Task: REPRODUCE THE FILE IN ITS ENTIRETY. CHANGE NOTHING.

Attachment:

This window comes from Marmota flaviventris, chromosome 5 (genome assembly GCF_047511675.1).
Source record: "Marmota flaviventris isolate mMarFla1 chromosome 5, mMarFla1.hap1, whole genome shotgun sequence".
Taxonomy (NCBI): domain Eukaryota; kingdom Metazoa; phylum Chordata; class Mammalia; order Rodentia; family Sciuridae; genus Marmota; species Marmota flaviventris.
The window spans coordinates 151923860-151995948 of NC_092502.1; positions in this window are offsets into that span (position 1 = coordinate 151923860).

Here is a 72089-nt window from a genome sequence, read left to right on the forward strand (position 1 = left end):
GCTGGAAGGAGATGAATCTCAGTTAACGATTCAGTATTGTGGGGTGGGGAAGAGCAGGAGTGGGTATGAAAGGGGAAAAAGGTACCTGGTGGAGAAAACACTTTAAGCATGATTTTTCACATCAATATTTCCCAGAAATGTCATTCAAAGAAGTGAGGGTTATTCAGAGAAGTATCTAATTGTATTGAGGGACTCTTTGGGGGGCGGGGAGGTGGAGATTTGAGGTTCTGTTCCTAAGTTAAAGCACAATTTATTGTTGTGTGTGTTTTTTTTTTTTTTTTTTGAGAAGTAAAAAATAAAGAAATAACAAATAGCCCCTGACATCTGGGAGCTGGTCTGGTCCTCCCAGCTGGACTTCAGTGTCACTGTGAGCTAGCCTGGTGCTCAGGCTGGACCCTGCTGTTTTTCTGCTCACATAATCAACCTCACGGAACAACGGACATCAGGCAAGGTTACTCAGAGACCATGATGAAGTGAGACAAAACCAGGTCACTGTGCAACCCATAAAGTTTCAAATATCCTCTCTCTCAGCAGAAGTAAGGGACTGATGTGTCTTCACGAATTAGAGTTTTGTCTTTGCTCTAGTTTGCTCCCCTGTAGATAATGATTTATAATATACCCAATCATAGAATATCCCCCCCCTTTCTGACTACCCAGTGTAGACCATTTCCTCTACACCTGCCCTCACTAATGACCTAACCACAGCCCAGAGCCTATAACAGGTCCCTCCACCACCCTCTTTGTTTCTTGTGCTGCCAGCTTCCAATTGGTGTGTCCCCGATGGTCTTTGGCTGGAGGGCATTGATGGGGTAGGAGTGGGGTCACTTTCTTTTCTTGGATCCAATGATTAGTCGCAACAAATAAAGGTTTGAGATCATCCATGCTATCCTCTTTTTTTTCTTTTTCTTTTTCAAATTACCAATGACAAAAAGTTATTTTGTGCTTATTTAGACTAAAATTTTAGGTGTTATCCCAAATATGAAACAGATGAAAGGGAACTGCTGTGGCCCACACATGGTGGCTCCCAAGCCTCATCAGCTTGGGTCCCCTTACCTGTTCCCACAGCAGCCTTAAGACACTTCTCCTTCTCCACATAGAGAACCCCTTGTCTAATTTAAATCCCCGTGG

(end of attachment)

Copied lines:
This window comes from Marmota flaviventris, chromosome 5 (genome assembly GCF_047511675.1).
Source record: "Marmota flaviventris isolate mMarFla1 chromosome 5, mMarFla1.hap1, whole genome shotgun sequence".
Taxonomy (NCBI): domain Eukaryota; kingdom Metazoa; phylum Chordata; class Mammalia; order Rodentia; family Sciuridae; genus Marmota; species Marmota flaviventris.
The window spans coordinates 151923860-151995948 of NC_092502.1; positions in this window are offsets into that span (position 1 = coordinate 151923860).

Here is a 72089-nt window from a genome sequence, read left to right on the forward strand (position 1 = left end):
GCTGGAAGGAGATGAATCTCAGTTAACGATTCAGTATTGTGGGGTGGGGAAGAGCAGGAGTGGGTATGAAAGGGGAAAAAGGTACCTGGTGGAGAAAACACTTTAAGCATGATTTTTCACATCAATATTTCCCAGAAATGTCATTCAAAGAAGTGAGGGTTATTCAGAGAAGTATCTAATTGTATTGAGGGACTCTTTGGGGGGCGGGGAGGTGGAGATTTGAGGTTCTGTTCCTAAGTTAAAGCACAATTTATTGTTGTGTGTGTTTTTTTTTTTTTTTTTTGAGAAGTAAAAAATAAAGAAATAACAAATAGCCCCTGACATCTGGGAGCTGGTCTGGTCCTCCCAGCTGGACTTCAGTGTCACTGTGAGCTAGCCTGGTGCTCAGGCTGGACCCTGCTGTTTTTCTGCTCACATAATCAACCTCACGGAACAACGGACATCAGGCAAGGTTACTCAGAGACCATGATGAAGTGAGACAAAACCAGGTCACTGTGCAACCCATAAAGTTTCAAATATCCTCTCTCTCAGCAGAAGTAAGGGACTGATGTGTCTTCACGAATTAGAGTTTTGTCTTTGCTCTAGTTTGCTCCCCTGTAGATAATGATTTATAATATACCCAATCATAGAATATCCCCCCCCTTTCTGACTACCCAGTGTAGACCATTTCCTCTACACCTGCCCTCACTAATGACCTAACCACAGCCCAGAGCCTATAACAGGTCCCTCCACCACCCTCTTTGTTTCTTGTGCTGCCAGCTTCCAATTGGTGTGTCCCCGATGGTCTTTGGCTGGAGGGCATTGATGGGGTAGGAGTGGGGTCACTTTCTTTTCTTGGATCCAATGATTAGTCGCAACAAATAAAGGTTTGAGATCATCCATGCTATCCTCTTTTTTTTCTTTTTCTTTTTCAAATTACCAATGACAAAAAGTTATTTTGTGCTTATTTAGACTAAAATTTTAGGTGTTATCCCAAATATGAAACAGATGAAAGGGAACTGCTGTGGCCCACACATGGTGGCTCCCAAGCCTCATCAGCTTGGGTCCCCTTACCTGTTCCCACAGCAGCCTTAAGACACTTCTCCTTCTCCACATAGAGAACCCCTTGTCTAATTTAAATCCCCGTGG